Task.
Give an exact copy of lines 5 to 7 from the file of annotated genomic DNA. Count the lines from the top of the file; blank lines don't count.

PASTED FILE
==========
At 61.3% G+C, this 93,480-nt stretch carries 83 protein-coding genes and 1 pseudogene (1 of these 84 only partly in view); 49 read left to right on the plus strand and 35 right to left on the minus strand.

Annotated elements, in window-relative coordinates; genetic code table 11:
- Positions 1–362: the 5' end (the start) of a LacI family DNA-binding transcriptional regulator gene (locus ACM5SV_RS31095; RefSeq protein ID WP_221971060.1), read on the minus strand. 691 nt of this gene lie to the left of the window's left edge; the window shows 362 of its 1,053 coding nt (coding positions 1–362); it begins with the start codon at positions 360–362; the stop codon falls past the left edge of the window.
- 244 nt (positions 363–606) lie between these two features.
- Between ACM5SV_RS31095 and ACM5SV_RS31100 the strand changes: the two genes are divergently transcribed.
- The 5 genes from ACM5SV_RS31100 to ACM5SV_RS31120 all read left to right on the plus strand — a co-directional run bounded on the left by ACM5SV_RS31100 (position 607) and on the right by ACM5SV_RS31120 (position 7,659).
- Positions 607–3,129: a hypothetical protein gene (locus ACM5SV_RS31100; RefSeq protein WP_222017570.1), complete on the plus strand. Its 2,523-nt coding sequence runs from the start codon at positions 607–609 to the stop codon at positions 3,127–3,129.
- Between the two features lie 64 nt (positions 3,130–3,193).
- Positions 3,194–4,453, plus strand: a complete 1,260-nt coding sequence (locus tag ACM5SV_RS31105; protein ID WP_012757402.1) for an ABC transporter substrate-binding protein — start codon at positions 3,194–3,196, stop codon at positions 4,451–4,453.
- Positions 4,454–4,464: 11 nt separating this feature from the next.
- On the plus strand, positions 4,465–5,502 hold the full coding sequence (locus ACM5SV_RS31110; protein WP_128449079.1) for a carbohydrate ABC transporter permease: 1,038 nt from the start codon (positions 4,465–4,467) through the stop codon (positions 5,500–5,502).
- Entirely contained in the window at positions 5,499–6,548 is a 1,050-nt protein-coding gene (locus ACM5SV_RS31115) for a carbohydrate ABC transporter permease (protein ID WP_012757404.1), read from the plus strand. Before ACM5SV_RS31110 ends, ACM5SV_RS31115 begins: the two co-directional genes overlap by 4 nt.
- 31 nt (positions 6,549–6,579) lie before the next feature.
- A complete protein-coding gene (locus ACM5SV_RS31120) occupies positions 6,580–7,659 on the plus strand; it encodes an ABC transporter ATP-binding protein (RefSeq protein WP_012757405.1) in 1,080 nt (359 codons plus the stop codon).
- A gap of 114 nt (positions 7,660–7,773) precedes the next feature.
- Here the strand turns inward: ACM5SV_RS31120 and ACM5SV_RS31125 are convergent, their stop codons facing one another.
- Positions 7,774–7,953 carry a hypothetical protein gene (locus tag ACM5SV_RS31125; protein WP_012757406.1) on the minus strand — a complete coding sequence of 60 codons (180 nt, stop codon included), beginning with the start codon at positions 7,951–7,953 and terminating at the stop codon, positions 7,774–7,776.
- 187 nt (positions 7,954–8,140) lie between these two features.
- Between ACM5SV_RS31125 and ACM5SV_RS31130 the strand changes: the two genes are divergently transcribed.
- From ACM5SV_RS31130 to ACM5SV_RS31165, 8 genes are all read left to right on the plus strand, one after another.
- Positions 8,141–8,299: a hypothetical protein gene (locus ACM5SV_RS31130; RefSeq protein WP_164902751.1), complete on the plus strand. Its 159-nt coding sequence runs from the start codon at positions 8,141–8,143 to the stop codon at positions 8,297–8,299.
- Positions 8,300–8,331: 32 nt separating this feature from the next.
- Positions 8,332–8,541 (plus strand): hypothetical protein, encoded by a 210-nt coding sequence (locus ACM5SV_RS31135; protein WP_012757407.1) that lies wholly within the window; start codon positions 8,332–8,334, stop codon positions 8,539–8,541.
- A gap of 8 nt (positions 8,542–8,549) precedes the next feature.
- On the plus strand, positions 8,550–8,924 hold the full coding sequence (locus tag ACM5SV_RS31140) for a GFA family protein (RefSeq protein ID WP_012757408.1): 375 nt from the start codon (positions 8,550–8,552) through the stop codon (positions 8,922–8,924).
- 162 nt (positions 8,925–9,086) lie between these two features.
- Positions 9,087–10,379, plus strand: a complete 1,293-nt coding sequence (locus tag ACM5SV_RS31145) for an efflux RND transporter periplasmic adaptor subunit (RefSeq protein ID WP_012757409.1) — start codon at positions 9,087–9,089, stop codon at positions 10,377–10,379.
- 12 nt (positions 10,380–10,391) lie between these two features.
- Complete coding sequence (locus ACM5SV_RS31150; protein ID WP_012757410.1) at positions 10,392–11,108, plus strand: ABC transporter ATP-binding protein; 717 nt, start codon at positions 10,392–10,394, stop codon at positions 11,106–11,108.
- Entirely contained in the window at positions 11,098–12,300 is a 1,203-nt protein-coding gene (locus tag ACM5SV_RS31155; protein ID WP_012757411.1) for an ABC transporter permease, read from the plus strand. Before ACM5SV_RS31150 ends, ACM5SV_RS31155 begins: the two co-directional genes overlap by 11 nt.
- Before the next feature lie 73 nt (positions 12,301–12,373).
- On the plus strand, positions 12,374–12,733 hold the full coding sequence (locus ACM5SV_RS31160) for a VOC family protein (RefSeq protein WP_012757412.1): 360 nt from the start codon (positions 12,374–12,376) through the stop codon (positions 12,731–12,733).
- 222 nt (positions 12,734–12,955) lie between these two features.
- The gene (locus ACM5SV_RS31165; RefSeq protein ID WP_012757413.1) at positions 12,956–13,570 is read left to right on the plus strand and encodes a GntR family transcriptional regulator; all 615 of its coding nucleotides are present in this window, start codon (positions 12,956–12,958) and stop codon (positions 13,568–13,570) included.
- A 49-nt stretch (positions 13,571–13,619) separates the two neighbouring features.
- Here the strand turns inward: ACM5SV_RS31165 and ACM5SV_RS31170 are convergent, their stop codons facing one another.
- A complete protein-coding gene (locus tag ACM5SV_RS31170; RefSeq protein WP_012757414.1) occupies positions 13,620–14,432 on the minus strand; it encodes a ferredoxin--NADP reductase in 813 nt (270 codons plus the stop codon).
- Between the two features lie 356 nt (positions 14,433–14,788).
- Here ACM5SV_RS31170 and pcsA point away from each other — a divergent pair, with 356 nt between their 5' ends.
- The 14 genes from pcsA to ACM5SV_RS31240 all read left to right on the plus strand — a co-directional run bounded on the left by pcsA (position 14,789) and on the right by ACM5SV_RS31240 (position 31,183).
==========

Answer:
- Between ACM5SV_RS31095 and ACM5SV_RS31100 the strand changes: the two genes are divergently transcribed.
- The 5 genes from ACM5SV_RS31100 to ACM5SV_RS31120 all read left to right on the plus strand — a co-directional run bounded on the left by ACM5SV_RS31100 (position 607) and on the right by ACM5SV_RS31120 (position 7,659).
- Positions 607–3,129: a hypothetical protein gene (locus ACM5SV_RS31100; RefSeq protein WP_222017570.1), complete on the plus strand. Its 2,523-nt coding sequence runs from the start codon at positions 607–609 to the stop codon at positions 3,127–3,129.